There's nothing inherently wrong with running an old white dude.  It does, however, bring an additional set of challenges.  That being said, when the specific old white dude has the baggage listed above...it doesn't take a genius to see where this goes.

The other two credible Republican candidates were both female and less than a zillion years old.

-------

Bottom Line: For any other candidate, this runoff would be a slam dunk.  But for a candidate with this much baggage...who knows?!?  Way to go.

Tuesday, November 5, 2019

Bye Bobby Francis


"A prudent man conceals knowledge,
But the heart of fools proclaims foolishness."
Proverbs 12:23

UNINTENTIONAL COMEDY GOLD:
Hundreds of supporters of Beto O’Rourke had come in from all over the country to cheer their candidate on at the big Democratic dinner, which launches the final stretch toward next February’s Iowa caucuses. Sure, they knew what the polls were saying, but their hopes were telling them something else. So they stood for hours Friday along the streets of downtown Des Moines in a freezing drizzle, waving their signs at passing cars.

Looking for a chance to dry out and warm up before the big event Friday night, three Texans — Brenda Guillen, a retired educator; Rocio Dumey, a second-grade teacher; and Elle Franklin, who does pet services — had found seats at the bar of the Residence Inn, across the street from the Wells Fargo Arena, where the dinner was to take place. They were making small talk with a couple of O’Rourke campaign staffers when the two campaign staffers suddenly excused themselves. Something about having to jump on a conference call.

When I came across them a few minutes later, Guillen and Dumey were finishing their Moscow Mules, and Franklin was downing an IPA. All three wore cheery blue O’Rourke campaign T-shirts touting the evening’s “Liberty and Justice Celebration” — and all of them were starting to cry. Thanks to the fact that CNN was on the screen behind the bar, they had just learned that O’Rourke had dropped out of the 2020 presidential race.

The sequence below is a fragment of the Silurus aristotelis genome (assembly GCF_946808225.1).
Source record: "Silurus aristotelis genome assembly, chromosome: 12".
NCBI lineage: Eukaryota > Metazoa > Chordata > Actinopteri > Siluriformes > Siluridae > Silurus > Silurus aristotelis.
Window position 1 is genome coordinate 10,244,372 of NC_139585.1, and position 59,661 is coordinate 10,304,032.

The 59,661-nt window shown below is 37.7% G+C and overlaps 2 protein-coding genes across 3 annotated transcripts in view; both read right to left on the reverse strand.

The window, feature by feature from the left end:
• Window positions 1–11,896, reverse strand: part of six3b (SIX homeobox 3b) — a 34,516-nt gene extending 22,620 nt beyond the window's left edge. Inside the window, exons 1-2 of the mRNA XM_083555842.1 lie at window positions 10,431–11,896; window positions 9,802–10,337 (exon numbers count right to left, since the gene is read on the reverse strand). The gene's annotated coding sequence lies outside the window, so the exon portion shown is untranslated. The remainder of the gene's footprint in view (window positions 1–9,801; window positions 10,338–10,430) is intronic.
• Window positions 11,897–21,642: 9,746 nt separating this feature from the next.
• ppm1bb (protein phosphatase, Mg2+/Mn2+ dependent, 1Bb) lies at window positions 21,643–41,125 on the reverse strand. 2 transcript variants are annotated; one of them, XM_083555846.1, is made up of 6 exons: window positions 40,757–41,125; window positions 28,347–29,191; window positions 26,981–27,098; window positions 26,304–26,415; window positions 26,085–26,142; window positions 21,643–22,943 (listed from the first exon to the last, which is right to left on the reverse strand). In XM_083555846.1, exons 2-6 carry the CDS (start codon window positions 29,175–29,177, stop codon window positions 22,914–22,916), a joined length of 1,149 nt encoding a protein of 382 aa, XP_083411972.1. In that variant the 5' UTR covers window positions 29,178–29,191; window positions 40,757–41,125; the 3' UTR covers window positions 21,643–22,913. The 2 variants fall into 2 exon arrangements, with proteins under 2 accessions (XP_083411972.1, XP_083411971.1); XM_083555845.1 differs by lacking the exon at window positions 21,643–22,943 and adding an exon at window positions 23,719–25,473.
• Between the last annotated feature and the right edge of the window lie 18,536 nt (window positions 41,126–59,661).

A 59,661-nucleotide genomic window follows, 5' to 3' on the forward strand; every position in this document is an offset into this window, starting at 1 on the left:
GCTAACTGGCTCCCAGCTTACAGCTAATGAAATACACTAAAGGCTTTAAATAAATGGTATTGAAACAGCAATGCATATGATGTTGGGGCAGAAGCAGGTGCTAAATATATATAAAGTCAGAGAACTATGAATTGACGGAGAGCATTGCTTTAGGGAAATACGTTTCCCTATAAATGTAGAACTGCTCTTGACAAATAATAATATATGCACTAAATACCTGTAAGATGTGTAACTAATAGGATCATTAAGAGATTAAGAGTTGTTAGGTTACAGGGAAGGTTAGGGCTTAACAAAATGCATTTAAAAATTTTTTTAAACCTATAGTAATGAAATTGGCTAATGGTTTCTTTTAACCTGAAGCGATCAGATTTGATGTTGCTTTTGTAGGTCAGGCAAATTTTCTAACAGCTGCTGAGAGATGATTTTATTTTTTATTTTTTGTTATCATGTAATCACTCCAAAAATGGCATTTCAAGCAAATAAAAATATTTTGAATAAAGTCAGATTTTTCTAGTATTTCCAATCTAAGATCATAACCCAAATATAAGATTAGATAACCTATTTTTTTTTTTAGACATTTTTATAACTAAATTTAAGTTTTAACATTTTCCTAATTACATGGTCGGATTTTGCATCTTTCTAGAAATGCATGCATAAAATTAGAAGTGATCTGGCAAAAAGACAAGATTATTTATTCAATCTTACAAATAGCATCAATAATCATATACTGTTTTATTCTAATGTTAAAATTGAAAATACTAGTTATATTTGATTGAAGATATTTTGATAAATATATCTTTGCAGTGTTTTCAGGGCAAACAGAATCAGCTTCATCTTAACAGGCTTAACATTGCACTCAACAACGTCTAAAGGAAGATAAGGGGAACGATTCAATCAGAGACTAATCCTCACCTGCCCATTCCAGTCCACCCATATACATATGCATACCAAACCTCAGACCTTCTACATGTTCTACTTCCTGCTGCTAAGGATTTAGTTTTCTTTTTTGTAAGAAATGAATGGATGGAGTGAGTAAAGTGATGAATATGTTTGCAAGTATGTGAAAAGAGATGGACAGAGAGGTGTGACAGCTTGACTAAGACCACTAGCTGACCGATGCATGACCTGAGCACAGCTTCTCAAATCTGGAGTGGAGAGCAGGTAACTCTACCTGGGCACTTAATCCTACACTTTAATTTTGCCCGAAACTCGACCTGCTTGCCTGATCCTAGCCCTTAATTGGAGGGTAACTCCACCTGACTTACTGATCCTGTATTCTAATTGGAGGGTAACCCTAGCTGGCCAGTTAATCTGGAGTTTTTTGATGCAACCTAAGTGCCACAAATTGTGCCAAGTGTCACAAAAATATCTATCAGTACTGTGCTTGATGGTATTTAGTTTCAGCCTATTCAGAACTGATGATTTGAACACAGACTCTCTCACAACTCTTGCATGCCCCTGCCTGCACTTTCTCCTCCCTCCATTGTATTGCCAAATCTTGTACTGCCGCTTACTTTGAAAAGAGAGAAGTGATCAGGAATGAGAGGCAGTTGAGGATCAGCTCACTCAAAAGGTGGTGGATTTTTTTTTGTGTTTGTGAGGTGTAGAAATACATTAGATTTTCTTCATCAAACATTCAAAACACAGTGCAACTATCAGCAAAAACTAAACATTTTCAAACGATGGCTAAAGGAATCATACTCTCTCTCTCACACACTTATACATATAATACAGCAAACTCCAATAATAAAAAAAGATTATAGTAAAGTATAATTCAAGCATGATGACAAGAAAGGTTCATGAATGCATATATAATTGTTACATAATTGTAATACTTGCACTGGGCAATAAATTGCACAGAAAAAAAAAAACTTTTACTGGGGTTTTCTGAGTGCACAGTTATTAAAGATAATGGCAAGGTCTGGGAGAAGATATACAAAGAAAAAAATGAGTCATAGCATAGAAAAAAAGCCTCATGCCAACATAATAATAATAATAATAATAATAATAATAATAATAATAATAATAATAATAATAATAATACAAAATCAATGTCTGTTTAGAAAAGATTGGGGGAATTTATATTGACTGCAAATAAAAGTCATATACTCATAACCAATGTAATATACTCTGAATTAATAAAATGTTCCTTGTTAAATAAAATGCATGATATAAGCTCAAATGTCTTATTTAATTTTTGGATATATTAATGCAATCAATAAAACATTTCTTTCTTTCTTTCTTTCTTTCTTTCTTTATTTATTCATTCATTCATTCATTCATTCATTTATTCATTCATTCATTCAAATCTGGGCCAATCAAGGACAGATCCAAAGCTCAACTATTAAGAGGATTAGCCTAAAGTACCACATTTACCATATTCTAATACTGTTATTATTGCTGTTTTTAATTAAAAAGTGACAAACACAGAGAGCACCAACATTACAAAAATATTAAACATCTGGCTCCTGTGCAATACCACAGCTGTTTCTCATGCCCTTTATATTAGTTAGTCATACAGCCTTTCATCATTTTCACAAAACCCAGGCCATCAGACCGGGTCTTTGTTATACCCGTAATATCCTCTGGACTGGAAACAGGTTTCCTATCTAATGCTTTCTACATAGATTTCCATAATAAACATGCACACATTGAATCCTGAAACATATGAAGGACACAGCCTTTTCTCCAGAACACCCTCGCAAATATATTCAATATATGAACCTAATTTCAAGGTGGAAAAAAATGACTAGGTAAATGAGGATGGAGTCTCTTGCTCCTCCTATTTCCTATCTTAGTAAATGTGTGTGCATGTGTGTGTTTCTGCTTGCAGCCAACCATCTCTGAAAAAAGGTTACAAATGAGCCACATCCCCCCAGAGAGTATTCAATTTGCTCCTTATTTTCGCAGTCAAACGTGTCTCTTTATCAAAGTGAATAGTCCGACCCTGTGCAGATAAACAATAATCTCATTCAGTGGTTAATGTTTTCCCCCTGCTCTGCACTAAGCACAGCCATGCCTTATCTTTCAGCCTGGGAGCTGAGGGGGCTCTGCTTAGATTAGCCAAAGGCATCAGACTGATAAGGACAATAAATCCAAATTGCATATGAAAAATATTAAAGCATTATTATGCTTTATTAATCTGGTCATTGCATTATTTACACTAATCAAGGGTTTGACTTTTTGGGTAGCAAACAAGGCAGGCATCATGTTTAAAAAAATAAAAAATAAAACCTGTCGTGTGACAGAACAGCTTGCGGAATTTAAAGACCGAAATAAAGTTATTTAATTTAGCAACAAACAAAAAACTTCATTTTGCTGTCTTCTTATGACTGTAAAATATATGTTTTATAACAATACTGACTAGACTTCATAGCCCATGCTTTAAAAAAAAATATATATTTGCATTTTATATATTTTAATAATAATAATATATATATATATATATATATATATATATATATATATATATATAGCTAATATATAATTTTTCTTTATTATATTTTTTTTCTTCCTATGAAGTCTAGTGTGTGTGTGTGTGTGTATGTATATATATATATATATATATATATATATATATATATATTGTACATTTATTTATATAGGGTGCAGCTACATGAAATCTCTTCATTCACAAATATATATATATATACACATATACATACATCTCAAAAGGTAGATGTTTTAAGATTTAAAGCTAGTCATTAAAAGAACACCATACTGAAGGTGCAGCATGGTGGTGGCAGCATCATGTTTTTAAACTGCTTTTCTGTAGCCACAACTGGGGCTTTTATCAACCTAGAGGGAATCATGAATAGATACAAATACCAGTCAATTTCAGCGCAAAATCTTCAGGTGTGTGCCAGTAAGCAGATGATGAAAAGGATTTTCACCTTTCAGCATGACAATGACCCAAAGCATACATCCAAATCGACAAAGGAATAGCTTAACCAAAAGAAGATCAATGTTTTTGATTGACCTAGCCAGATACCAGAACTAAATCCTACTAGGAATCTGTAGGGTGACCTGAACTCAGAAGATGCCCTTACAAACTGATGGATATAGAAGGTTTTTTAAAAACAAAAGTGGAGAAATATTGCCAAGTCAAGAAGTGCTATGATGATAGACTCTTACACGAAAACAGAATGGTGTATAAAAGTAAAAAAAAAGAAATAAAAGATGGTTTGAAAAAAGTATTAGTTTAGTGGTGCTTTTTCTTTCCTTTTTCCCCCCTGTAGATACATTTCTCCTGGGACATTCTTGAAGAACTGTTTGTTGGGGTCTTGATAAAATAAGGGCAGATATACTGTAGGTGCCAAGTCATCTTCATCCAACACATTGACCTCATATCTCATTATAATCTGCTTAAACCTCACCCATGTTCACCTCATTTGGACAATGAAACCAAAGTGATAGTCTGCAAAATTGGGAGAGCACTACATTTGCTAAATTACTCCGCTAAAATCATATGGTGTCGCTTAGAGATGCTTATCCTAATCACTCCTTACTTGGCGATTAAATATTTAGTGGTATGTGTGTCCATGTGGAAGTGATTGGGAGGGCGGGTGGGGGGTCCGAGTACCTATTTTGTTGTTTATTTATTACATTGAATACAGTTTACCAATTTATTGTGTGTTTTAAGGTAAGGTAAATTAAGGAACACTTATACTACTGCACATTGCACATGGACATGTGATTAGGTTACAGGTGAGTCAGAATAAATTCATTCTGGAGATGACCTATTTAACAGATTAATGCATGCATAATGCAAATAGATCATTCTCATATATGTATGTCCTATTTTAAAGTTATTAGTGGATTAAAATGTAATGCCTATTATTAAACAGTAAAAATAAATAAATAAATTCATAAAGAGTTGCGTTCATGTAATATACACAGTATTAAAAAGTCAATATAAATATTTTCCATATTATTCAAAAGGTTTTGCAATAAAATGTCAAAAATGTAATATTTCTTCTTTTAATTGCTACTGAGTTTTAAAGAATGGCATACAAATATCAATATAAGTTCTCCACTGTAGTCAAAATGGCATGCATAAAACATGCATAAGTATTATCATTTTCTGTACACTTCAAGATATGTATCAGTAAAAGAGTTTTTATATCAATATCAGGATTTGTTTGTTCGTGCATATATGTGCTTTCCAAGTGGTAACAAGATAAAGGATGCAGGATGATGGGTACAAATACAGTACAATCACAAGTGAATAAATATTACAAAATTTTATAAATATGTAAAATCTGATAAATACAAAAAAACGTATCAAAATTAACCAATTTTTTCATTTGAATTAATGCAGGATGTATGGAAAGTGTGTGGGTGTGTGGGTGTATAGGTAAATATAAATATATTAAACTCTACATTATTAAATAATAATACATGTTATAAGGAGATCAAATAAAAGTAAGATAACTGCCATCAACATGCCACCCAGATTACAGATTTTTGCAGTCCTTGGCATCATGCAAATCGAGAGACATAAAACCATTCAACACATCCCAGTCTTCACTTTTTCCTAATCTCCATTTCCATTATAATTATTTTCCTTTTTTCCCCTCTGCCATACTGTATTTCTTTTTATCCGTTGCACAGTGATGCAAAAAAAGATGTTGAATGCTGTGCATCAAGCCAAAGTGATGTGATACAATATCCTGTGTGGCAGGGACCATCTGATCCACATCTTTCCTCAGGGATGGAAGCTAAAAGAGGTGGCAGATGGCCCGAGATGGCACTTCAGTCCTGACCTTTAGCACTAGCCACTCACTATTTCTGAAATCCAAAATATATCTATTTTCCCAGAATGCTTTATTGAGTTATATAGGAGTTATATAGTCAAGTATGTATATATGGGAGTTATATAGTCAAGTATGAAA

....

In the hotel lobby, I found Todd O’Day, who works for Microsoft in Seattle, and Scott Braymer, who develops apps in Santa Cruz, Calif.. They were still composed, but by the time we finished talking, they too were crying.
Read the whole thing here.

Bottom Line: Honestly, we just wanted to use that picture.

Monday, November 4, 2019

However imperfectly, voters reward Cruz; disdain Cornyn


"When the righteous are in authority, the people rejoice;
But when a wicked man rules, the people groan."
Proverbs 29:2

Fascinating nugget in the latest Trib poll:


Cornyn's and Cruz's disapproval ###'s are within the margin of error.  Meanwhile, Cruz's approval number runs 11 points ahead of Cornyn (*).  The difference is the "don't know" category.

There's 34% of the electorate that will disapprove of ANY Republican.  Cornyn and Cruz both deal with that.  Among everybody else, Cruz outpolls Cornyn significantly.

This is a weird observation to make.  We've discussed the many mistakes we believe Cruz has made.  Yet, for all that, the basic pattern of 2013/14 seems to hold.

Bottom Line: Cruz has his flaws.  That's obvious to everyone.  That being said, at least he tries.  Last week's Trib poll illustrates that voters appreciate the effort.
-------